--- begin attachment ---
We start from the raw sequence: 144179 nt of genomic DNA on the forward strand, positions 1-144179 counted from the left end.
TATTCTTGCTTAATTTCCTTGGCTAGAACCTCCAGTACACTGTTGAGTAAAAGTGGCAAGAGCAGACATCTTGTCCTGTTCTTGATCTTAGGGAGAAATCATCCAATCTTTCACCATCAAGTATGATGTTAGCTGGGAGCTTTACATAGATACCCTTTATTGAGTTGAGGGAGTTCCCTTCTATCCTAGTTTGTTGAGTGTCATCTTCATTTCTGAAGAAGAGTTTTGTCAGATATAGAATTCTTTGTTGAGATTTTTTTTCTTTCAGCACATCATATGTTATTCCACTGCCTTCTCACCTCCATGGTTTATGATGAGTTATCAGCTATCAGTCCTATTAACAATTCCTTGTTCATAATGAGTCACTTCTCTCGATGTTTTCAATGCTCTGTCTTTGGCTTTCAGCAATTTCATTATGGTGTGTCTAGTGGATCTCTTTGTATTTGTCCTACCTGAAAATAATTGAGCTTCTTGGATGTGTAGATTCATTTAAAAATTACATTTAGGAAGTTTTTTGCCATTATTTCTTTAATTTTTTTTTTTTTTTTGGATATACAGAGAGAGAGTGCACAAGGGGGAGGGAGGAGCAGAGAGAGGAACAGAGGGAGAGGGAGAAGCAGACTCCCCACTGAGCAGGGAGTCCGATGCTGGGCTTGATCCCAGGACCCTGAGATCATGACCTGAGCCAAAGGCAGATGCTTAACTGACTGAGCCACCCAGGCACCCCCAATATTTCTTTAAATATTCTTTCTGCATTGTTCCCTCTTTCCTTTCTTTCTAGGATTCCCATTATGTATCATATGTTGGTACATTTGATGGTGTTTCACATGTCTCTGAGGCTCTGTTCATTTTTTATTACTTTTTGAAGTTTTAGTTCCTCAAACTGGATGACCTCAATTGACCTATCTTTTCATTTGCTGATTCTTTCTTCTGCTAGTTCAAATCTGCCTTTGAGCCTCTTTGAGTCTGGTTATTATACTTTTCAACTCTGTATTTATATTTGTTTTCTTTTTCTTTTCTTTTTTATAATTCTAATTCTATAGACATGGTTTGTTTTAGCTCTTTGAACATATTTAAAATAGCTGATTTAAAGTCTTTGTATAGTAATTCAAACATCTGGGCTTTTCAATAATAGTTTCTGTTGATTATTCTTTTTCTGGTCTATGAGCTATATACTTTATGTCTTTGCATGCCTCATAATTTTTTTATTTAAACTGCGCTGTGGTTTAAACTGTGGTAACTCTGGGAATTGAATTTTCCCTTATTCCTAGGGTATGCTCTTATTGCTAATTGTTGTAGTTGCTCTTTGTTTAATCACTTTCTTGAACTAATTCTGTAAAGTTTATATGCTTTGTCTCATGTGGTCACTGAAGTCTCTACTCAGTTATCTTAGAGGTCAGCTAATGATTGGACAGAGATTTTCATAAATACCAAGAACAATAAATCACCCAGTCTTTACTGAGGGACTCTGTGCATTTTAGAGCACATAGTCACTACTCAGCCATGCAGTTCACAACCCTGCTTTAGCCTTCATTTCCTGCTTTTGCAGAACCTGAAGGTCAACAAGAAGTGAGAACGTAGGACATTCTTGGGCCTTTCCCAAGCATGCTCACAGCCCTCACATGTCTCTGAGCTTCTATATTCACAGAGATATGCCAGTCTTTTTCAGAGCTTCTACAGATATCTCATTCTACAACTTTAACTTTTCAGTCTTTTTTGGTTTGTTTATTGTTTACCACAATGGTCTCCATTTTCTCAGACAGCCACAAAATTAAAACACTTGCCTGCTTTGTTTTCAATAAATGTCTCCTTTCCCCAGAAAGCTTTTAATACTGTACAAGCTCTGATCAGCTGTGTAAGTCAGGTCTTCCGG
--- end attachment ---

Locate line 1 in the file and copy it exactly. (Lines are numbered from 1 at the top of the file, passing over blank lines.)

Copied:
We start from the raw sequence: 144179 nt of genomic DNA on the forward strand, positions 1-144179 counted from the left end.